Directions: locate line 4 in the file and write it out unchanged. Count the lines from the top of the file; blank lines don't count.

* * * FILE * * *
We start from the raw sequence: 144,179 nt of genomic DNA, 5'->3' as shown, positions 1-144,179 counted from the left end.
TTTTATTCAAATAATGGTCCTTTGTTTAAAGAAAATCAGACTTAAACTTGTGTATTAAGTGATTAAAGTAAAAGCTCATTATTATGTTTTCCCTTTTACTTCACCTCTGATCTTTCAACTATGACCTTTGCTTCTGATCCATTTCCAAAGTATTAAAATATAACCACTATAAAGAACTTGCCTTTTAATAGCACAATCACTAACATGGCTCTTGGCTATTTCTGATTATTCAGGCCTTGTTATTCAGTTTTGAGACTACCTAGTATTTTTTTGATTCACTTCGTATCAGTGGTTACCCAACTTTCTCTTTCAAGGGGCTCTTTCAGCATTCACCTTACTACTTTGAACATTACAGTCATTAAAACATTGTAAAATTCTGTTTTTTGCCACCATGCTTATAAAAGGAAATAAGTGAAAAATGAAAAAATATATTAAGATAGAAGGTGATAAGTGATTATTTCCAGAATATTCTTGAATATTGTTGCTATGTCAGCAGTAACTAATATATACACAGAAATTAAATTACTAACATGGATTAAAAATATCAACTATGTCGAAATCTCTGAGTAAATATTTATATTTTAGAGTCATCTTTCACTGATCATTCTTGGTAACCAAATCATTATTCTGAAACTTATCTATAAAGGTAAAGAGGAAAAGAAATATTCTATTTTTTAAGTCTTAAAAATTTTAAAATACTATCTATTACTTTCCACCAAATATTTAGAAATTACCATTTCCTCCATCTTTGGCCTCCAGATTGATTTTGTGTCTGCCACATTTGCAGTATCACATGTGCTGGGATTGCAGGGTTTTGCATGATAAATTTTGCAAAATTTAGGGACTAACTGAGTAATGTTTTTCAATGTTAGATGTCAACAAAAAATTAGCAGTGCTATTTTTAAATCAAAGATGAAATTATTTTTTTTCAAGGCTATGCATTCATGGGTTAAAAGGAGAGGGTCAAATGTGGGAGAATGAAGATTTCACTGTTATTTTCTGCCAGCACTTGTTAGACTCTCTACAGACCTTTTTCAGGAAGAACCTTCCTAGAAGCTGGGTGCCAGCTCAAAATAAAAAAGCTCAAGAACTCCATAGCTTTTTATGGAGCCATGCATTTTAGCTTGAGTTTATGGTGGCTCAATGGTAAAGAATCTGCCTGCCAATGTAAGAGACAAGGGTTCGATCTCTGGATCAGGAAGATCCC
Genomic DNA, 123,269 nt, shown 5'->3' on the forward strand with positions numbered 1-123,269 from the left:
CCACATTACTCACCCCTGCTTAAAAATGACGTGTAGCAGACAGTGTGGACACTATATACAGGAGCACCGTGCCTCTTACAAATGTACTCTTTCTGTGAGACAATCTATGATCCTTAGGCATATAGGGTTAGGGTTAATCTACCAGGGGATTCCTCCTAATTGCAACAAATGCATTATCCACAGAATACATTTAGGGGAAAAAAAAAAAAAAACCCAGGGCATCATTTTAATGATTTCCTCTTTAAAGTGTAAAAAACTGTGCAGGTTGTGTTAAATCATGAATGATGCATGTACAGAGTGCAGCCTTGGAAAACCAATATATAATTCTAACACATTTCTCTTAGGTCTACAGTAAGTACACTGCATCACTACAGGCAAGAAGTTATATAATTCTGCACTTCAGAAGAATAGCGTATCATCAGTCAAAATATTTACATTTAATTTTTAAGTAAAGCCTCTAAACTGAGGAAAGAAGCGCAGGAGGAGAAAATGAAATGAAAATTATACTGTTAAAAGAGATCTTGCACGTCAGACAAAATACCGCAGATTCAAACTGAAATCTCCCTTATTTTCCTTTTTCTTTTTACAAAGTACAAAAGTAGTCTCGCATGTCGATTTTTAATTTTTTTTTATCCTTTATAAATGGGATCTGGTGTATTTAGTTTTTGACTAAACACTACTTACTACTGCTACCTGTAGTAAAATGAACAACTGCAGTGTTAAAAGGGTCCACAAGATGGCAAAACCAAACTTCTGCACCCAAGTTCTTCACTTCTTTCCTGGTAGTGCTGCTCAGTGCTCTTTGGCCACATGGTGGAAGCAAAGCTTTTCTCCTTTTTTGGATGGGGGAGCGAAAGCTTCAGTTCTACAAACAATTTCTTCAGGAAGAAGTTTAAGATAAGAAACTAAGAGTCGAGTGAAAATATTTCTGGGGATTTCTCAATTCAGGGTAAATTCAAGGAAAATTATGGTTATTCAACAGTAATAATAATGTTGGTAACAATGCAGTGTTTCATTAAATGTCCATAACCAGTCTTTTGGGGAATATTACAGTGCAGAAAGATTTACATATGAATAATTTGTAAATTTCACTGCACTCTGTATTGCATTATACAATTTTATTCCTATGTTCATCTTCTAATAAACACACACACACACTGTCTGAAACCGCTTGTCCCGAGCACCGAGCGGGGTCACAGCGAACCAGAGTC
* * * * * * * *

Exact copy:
CCACATTACTCACCCCTGCTTAAAAATGACGTGTAGCAGACAGTGTGGACACTATATACAGGAGCACCGTGCCTCTTACAAATGTACTCTTTCTGTGAGACAATCTATGATCCTTAGGCATATAGGGTTAGGGTTAATCTACCAGGGGATTCCTCCTAATTGCAACAAATGCATTATCCACAGAATACATTTAGGGGAAAAAAAAAAAAAAACCCAGGGCATCATTTTAATGATTTCCTCTTTAAAGTGTAAAAAACTGTGCAGGTTGTGTTAAATCATGAATGATGCATGTACAGAGTGCAGCCTTGGAAAACCAATATATAATTCTAACACATTTCTCTTAGGTCTACAGTAAGTACACTGCATCACTACAGGCAAGAAGTTATATAATTCTGCACTTCAGAAGAATAGCGTATCATCAGTCAAAATATTTACATTTAATTTTTAAGTAAAGCCTCTAAACTGAGGAAAGAAGCGCAGGAGGAGAAAATGAAATGAAAATTATACTGTTAAAAGAGATCTTGCACGTCAGACAAAATACCGCAGATTCAAACTGAAATCTCCCTTATTTTCCTTTTTCTTTTTACAAAGTACAAAAGTAGTCTCGCATGTCGATTTTTAATTTTTTTTTATCCTTTATAAATGGGATCTGGTGTATTTAGTTTTTGACTAAACACTACTTACTACTGCTACCTGTAGTAAAATGAACAACTGCAGTGTTAAAAGGGTCCACAAGATGGCAAAACCAAACTTCTGCACCCAAGTTCTTCACTTCTTTCCTGGTAGTGCTGCTCAGTGCTCTTTGGCCACATGGTGGAAGCAAAGCTTTTCTCCTTTTTTGGATGGGGGAGCGAAAGCTTCAGTTCTACAAACAATTTCTTCAGGAAGAAGTTTAAGATAAGAAACTAAGAGTCGAGTGAAAATATTTCTGGGGATTTCTCAATTCAGGGTAAATTCAAGGAAAATTATGGTTATTCAACAGTAATAATAATGTTGGTAACAATGCAGTGTTTCATTAAATGTCCATAACCAGTCTTTTGGGGAATATTACAGTGCAGAAAGATTTACATATGAATAATTTGTAAATTTCACTGCACTCTGTATTGCATTATACAATTTTATTCCTATGTTCATCTTCTAATAAACACACACACACACTGTCTGAAACCGCTTGTCCCGAGCACCGAGCGGGGTCACAGCGAACCAGAGTC